So often, as fundraisers, we are charged with raising all of this money. And we run up against people’s concepts of money, every day.
It colors how our co-workers interact with us.
Sometimes it makes them treat us as if we were different.
Maybe we’re mercenaries. Maybe we’re evil. Maybe we’re interlopers in the “pure” world of program services. Maybe we’re a salesperson, to be treated with disdain. Or maybe we’re a mysterious money bag, to be treated with awe and a little fear. I’ve seen all of these responses and more, when I go in to work at nonprofits.
We often make more than program staff. And of course, they feel resentful about that.
We, in turn, feel resentful if senior leadership do not fundraise enough, and we make most of the money for the agency.
These attitudes often show the other person’s attitudes about money more than they are a reflection on us, on who we are, personally.
But what are our own attitudes about money? Are we conflicted about how we use it, how little of it we get to keep, about all of this and more?
What if there was a book that could help you ask the right questions to explore your unexamined concepts about money?
Well, there is.
Lately I’ve been reading Money and the Meaning of Life by Jacob Needleman.
I think every fundraiser and executive director should read this book, and here’s why.
We are all hostages to money. We need it to live. We have student debt. We have bills to pay. And we ask ourselves, in frustration, why we just can’t seem to save. Even we, looked on as the source of money by our co-workers, do not have enough of it.
We also need to explain to our donors why they should part with it to give it to our cause. We need to examine our own concepts so we can help donors examine theirs.
Examining what you believe about money can help you be a better fundraiser.
It can also help you understand your co-workers.
And it can help with your self esteem when you are down on yourself for not having enough money. But you don’t want to be a “sell out” right?
What IS selling out? What are you giving up to work at a nonprofit? And what would you be giving up to work at a corporation? Are they really so opposed?
“Take for the example, the question of “selling out.” It is more and more a source of suffering for modern people who feel they must compromise what they consider sacred or morally obligatory in order to satisfy material needs, and are thus prevented from respecting themselves. Now more and more people yearn for work that is in itself “meaningful.” They feel unable to bear the psychological stress (the “hell”) of a job-especially in an office-when the reward is “only” money.
People want to serve some greater good, some immediate human need-and get paid for it.
They find it impossible to respect themselves if they are giving most of their time to helping to produce and sell products or services that do not correspond to a deeper human value.
But this is a bit naive.
We’ve all known the people at our nonprofits who are doing the job and going home. They don’t feel any better than anyone else for working at a nonprofit versus a for profit.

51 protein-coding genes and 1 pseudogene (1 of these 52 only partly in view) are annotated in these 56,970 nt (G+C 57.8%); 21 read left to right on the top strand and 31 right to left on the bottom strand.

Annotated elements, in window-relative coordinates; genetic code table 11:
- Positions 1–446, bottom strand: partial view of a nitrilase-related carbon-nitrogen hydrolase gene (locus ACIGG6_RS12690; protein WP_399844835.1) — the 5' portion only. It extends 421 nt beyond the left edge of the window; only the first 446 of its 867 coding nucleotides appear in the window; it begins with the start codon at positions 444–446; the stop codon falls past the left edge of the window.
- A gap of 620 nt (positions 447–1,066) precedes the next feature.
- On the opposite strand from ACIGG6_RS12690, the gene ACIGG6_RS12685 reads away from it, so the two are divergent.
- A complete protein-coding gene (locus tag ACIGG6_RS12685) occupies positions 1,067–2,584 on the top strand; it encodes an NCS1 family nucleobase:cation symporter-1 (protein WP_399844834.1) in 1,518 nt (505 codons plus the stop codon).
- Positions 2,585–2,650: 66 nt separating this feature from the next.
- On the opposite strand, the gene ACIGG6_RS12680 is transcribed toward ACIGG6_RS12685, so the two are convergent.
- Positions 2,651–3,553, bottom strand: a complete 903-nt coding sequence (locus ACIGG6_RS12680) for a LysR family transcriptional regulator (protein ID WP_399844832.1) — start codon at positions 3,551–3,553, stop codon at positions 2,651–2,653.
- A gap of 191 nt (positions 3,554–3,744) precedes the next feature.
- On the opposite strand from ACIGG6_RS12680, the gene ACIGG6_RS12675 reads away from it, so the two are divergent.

And we’ve had for-profit people tell us, oh, you just must love getting to make a difference every day! But it’s not that simple, is it? After awhile, it just becomes a grind.
And of course, we see nonprofit leaders who say they have the best interests of the community at heart, while simultaneously stealing and lying.
One can “do good” with such agitation, violence and hidden egoism, or with such dreaming self-satisfaction, that in certain essential aspects one’s life proceeds no differently than that of an individual caught up in the most degrading or trivial of activities. How much of the gross evil in the world is due, in its origin, to people “doing good” in such a way that their actions almost have-sooner or later-the effects of an intentionally villainous act?
What does more god-a man or woman with inner freedom selling a pair of shoes, or a madly self-righteous prophet blind to all the humanly destructive effects of his good deeds?” (Ahem, Tom’s Shoes, Ahem)
And then there’s the issue of how much we make while we do good.
Our wages are so low that people do treat us with disrespect, even as we attempt to change the world.
Yes, I’m talking about our board members, and senior staff, who, because we are working for so little, seem to think that we maybe are not as smart as they are, or maybe we’re not worth as much to the world as they are.
If money is the measure by which we are judged, how can we have self respect, when we struggle to feed our families, pay off our debts, or buy groceries or clothing?
How do we respect ourselves, when we don’t have money, our society’s one major marker of how successful you are?
Needleman writes that there are two different kinds of self respect. One is money, sure, it’s important, we need it, we want it, everything depends on it. But there’s another, subtler, kind of self respect that we ignore at our peril.
You can derive self respect from one other important thing.
Your ability to see the truth.
This is what Needleman posits, and it’s true, this is definitely how I get a lot of my self respect. I just never thought of it this way before.
Needleman goes on, “The effort of seeing the truth, no matter what that truth is, is the real seed of the higher self; and this effort we can make-no matter what life hands us. The effort to see the truth can and must be an effort independent of everything else, and when someone makes this effort and persists in it, a certain self-respect begins to appear that has a remarkably different taste than the social self respect we all crave so much.
Sincerity is, in its origin, a power of the mind that can exist under any conditions of life. All that is needed is a basic discrimination between what is actually within one’s power and what is not. ”
What do you think?
Does this give you another way to value yourself?